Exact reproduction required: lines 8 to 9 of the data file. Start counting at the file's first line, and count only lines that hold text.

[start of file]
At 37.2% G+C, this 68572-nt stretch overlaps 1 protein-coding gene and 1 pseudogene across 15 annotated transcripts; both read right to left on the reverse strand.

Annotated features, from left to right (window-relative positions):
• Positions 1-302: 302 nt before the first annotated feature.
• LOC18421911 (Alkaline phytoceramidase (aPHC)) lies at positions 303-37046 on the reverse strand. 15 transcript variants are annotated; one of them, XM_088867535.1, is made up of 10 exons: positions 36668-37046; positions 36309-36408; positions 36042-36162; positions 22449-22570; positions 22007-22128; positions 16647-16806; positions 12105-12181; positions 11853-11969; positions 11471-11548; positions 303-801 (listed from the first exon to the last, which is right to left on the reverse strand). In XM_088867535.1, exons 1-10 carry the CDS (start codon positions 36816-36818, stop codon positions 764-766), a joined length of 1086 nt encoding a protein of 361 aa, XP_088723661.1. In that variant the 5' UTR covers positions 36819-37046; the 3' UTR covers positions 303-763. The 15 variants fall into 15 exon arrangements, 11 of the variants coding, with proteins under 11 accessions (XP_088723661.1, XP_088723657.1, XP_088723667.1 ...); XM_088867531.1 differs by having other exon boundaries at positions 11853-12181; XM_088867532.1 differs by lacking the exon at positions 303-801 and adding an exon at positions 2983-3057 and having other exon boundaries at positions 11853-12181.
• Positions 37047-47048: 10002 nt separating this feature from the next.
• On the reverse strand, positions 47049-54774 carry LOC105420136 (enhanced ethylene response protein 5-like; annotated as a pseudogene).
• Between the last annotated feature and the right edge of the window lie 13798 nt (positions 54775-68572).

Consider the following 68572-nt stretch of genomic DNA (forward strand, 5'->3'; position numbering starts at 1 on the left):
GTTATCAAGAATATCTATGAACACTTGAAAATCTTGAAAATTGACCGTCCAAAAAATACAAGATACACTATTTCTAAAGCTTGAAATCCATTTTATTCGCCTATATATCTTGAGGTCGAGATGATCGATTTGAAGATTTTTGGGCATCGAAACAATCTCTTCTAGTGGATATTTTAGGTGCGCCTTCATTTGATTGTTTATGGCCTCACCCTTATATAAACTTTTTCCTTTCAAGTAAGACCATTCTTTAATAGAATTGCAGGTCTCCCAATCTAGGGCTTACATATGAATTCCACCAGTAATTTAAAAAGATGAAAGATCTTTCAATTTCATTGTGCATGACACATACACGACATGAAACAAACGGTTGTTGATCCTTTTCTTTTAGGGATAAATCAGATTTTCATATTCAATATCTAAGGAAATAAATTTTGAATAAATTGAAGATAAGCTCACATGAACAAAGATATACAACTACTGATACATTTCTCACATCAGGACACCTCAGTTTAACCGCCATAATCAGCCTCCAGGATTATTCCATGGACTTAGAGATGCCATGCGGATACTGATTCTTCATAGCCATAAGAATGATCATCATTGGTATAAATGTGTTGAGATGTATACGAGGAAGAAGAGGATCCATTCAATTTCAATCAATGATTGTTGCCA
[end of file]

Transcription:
Consider the following 68572-nt stretch of genomic DNA (forward strand, 5'->3'; position numbering starts at 1 on the left):
GTTATCAAGAATATCTATGAACACTTGAAAATCTTGAAAATTGACCGTCCAAAAAATACAAGATACACTATTTCTAAAGCTTGAAATCCATTTTATTCGCCTATATATCTTGAGGTCGAGATGATCGATTTGAAGATTTTTGGGCATCGAAACAATCTCTTCTAGTGGATATTTTAGGTGCGCCTTCATTTGATTGTTTATGGCCTCACCCTTATATAAACTTTTTCCTTTCAAGTAAGACCATTCTTTAATAGAATTGCAGGTCTCCCAATCTAGGGCTTACATATGAATTCCACCAGTAATTTAAAAAGATGAAAGATCTTTCAATTTCATTGTGCATGACACATACACGACATGAAACAAACGGTTGTTGATCCTTTTCTTTTAGGGATAAATCAGATTTTCATATTCAATATCTAAGGAAATAAATTTTGAATAAATTGAAGATAAGCTCACATGAACAAAGATATACAACTACTGATACATTTCTCACATCAGGACACCTCAGTTTAACCGCCATAATCAGCCTCCAGGATTATTCCATGGACTTAGAGATGCCATGCGGATACTGATTCTTCATAGCCATAAGAATGATCATCATTGGTATAAATGTGTTGAGATGTATACGAGGAAGAAGAGGATCCATTCAATTTCAATCAATGATTGTTGCCA